In context, Ketchikan’s airport has not had huge bird problems. There have been 25 recorded bird strikes since 1991. There hasn’t been a bald eagle strike since 2006, and the last time a bird seriously damaged a plane was in 1999, when an eagle dented the wing of a Taquan Air Cessna. The most damage a bird has caused since then was in 2004, when an unknown bird struck the top of an Alaska Airlines 737, causing a ceiling panel to drop down behind the pilots. There have been no recorded geese strikes: Migrating geese, feared for their comparative heft and tendency to travel in massive flocks, usually pass over the grass-poor coniferous forest and rocky beaches around Ketchikan without stopping, in search of better food options.
“Our airport is in a good position,” Carney said.
This despite sitting on the Pacific Flyway - a massive coastal route for migrating birds in the spring and fall that stretches from the bottom tip of South America all the way up to Alaska. The name can be a little misleading; there is no set route for birds but rather multiple paths that branch out, then twine back together, like capillaries feeding a main artery, with different final destinations for different species. Birds can alter their routes every year, but they do have tendencies.
Steve Heinl, a biologist with the Alaska Department of Fish and Game, said the Bonaparte’s gull and surf scoter love to fly up through the Tongass Narrows by the thousands, but many other species pick different paths. Often times, migrating birds will pass over Ketchikan without stopping - an ideal situation if you’re running an airport.
“You can see 10,000 shorebirds fly by in a day and (only) see a couple hundred on the ground,” Heinl said.
On Prince of Wales, Klawock Airport has had more trouble with bird strikes, especially with geese and bald eagles. Since 2010 the airport has had 21 strikes or near misses, where the pilot had to steer out of the way, delay takeoffs or abort landings. Seven of those incidents involved bald eagles, 10 involved geese.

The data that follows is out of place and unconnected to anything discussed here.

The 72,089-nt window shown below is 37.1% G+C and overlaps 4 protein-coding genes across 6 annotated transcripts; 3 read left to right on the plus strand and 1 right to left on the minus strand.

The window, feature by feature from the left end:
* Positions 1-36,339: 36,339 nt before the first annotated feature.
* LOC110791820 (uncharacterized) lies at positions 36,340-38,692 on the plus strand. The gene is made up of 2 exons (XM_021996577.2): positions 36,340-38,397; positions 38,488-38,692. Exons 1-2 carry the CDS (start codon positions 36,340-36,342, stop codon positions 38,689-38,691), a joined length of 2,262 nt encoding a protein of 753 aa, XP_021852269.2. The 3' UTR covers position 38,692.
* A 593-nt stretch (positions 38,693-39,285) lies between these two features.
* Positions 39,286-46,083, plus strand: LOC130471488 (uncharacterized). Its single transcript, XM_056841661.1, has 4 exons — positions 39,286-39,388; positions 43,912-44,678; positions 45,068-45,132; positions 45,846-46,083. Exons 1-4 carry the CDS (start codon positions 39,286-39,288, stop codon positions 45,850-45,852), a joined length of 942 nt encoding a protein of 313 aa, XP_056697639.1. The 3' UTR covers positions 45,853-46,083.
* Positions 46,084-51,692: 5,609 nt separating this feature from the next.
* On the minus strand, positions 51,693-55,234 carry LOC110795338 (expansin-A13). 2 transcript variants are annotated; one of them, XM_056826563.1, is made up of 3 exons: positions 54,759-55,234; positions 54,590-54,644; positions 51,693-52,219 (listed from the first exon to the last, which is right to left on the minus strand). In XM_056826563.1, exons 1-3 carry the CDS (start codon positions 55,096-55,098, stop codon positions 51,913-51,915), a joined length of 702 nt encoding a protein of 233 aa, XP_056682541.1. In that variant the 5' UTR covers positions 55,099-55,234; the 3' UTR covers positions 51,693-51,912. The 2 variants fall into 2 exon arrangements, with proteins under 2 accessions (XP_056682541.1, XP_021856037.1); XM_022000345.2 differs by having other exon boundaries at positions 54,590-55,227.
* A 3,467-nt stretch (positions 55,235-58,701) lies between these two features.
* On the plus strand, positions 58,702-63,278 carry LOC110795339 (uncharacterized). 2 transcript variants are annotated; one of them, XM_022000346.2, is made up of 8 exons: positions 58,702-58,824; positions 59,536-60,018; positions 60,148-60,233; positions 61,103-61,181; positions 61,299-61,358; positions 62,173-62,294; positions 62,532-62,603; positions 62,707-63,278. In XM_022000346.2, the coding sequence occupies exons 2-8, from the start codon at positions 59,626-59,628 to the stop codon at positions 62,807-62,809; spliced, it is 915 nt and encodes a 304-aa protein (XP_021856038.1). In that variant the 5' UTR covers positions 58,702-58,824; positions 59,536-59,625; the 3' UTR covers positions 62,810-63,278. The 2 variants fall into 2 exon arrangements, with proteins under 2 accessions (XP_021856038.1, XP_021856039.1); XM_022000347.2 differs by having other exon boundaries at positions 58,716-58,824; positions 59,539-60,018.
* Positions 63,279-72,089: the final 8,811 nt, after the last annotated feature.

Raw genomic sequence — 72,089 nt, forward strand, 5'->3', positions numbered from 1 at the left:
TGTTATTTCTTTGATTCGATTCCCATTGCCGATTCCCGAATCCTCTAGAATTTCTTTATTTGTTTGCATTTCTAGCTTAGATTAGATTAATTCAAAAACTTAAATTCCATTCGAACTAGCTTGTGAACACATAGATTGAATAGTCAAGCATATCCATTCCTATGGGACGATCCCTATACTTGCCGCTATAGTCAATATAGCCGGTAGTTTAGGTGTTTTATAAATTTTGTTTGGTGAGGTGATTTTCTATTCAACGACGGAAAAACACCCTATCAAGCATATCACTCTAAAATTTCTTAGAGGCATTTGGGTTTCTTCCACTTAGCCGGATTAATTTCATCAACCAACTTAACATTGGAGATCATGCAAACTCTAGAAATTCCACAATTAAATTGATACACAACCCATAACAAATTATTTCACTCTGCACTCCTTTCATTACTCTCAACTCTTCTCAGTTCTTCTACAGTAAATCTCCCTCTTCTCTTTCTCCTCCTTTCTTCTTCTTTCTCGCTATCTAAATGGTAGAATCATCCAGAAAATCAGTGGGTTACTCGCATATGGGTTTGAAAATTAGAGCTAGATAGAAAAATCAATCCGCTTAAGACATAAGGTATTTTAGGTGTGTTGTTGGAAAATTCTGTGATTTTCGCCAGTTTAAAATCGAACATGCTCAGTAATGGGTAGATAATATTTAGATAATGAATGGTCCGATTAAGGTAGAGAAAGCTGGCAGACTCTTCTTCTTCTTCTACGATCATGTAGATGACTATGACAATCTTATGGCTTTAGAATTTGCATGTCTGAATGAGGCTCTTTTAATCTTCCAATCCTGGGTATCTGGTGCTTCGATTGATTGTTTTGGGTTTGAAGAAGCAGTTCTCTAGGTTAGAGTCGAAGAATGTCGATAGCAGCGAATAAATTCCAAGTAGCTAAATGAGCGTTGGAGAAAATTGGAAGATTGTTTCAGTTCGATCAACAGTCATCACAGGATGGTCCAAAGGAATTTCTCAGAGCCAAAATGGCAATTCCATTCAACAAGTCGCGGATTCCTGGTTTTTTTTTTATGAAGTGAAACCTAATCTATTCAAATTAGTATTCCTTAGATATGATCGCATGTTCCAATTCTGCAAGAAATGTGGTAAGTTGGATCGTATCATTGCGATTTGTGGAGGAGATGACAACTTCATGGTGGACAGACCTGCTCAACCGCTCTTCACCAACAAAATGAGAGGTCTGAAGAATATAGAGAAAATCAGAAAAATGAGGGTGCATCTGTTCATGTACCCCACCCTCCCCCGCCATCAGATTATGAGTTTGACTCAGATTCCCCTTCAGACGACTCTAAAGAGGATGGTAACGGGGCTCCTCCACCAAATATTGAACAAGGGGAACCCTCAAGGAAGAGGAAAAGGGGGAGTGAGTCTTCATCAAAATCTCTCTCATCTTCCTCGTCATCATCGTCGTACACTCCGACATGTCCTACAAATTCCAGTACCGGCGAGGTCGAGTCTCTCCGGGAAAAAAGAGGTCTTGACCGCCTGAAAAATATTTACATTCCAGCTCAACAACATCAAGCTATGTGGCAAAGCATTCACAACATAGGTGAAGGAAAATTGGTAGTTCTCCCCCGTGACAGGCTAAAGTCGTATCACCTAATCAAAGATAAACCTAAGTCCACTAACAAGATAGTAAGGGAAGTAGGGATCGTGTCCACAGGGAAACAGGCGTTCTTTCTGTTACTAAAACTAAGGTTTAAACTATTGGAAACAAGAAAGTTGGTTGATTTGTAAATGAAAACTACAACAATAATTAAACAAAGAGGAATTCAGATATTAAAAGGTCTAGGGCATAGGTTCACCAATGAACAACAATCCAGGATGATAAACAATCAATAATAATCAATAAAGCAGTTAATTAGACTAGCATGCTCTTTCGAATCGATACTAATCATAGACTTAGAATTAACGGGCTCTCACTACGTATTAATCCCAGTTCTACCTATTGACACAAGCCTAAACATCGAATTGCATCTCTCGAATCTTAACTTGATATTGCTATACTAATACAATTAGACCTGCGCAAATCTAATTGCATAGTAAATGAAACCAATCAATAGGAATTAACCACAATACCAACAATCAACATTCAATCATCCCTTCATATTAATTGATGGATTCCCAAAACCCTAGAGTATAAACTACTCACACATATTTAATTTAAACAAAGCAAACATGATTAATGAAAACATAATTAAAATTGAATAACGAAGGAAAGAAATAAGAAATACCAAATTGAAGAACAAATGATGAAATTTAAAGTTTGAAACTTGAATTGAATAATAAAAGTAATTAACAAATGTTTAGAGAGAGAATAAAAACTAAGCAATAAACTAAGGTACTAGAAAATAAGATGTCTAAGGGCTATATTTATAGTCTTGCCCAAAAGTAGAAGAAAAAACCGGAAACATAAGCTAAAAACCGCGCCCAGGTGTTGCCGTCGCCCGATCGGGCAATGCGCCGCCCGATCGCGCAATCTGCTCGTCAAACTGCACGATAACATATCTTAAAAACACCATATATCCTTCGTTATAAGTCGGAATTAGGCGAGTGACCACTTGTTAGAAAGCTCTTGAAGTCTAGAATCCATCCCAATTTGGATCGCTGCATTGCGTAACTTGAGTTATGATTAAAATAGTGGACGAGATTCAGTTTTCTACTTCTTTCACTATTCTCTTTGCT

Klawock is a smaller airport. While Ketchikan saw some 220,000 passenger arrivals and departures last year and is operated by the borough, Klawock does not receive jets and is one of more than 200 airports around the state operated by the Alaska Department of Transportation. Airport manager Tim Lacour, an employee of the DOT, said his department is responsible for maintaining all of the roads on Prince of Wales - and they’re in the same boat everyone else is when it comes to the budget. Alaska DOT has partnered with Island Air Express in Klawock, training airline employees how to best frighten birds away.
“We don’t have the personnel,” Lacour said. “That’s why Island Air has been trying to do that for themselves.”
Carney estimated the Ketchikan airport spends $15,000-$20,000 a year on wildlife issues, accounting for man hours and training time.
Airports that have had a strike are required to create a wildlife hazard assessment and plan, but the plan always boils down to a two-pronged attack of eliminating bird-friendly habitat and driving a vehicle out onto the runway to harass the creatures in a process called “hazing.”
Pyrotechnics are the unquestioned rock stars of bird strike prevention: Loud, flashy, attention-grabbing. They are essentially non-lethal, glorified fireworks that airport employees fire out of pistols to scare birds off runways.
The arsenal wields lingo worthy of the punk rock scene: There’s bangers, which go out 60-80 yards and then explode. There’s screamers, which spiral out, leaving a smoky tail while screeching “like a banshee,” according to Scheldt. There’s shell crackers, which are fired from a 12-gauge shotgun and have longer reach.
Scheldt uses a pistol that fires screamers and bangers simultaneously.
“That’s really ideal,” he said, “because the screamer goes out there and gets them all worked up and that banger explodes in the sky like a firecracker. It’s very efficient. Gets them moving quick.”
In Ketchikan, airport maintenance staff is responsible for conducting most of the runway hazing, though they won’t always send a truck out to sweep the runway before every single flight lands.
The Ketchikan airport used to fire off noisy propane cannons to irritate birds “every 30 seconds,” Carney said. “The people that live across from the airport really aren’t a big fan of that. So if it’s not needed, we don’t do it.”